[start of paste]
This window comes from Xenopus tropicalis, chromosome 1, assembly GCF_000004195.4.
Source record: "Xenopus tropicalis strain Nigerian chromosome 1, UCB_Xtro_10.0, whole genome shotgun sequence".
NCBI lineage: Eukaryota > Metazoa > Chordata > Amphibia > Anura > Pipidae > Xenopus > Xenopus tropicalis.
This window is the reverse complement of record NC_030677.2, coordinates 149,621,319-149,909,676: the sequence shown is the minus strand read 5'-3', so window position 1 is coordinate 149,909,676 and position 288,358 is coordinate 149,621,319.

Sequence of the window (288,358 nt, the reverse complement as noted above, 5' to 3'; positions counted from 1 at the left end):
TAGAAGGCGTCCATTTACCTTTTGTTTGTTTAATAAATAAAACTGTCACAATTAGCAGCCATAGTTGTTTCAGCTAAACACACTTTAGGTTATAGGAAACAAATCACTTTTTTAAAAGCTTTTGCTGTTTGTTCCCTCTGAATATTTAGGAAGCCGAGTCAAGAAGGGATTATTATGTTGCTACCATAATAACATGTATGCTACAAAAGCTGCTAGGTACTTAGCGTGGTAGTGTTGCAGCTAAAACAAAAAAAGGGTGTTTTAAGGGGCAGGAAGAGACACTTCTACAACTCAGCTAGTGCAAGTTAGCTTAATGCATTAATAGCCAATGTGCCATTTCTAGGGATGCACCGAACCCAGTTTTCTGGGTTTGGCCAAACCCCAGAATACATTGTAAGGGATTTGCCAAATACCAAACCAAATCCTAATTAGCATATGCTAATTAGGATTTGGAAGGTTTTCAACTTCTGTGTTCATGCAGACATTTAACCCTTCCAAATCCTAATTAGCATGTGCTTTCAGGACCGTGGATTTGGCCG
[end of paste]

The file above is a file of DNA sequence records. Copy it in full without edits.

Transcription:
This window comes from Xenopus tropicalis, chromosome 1, assembly GCF_000004195.4.
Source record: "Xenopus tropicalis strain Nigerian chromosome 1, UCB_Xtro_10.0, whole genome shotgun sequence".
NCBI lineage: Eukaryota > Metazoa > Chordata > Amphibia > Anura > Pipidae > Xenopus > Xenopus tropicalis.
This window is the reverse complement of record NC_030677.2, coordinates 149,621,319-149,909,676: the sequence shown is the minus strand read 5'-3', so window position 1 is coordinate 149,909,676 and position 288,358 is coordinate 149,621,319.

Sequence of the window (288,358 nt, the reverse complement as noted above, 5' to 3'; positions counted from 1 at the left end):
TAGAAGGCGTCCATTTACCTTTTGTTTGTTTAATAAATAAAACTGTCACAATTAGCAGCCATAGTTGTTTCAGCTAAACACACTTTAGGTTATAGGAAACAAATCACTTTTTTAAAAGCTTTTGCTGTTTGTTCCCTCTGAATATTTAGGAAGCCGAGTCAAGAAGGGATTATTATGTTGCTACCATAATAACATGTATGCTACAAAAGCTGCTAGGTACTTAGCGTGGTAGTGTTGCAGCTAAAACAAAAAAAGGGTGTTTTAAGGGGCAGGAAGAGACACTTCTACAACTCAGCTAGTGCAAGTTAGCTTAATGCATTAATAGCCAATGTGCCATTTCTAGGGATGCACCGAACCCAGTTTTCTGGGTTTGGCCAAACCCCAGAATACATTGTAAGGGATTTGCCAAATACCAAACCAAATCCTAATTAGCATATGCTAATTAGGATTTGGAAGGTTTTCAACTTCTGTGTTCATGCAGACATTTAACCCTTCCAAATCCTAATTAGCATGTGCTTTCAGGACCGTGGATTTGGCCG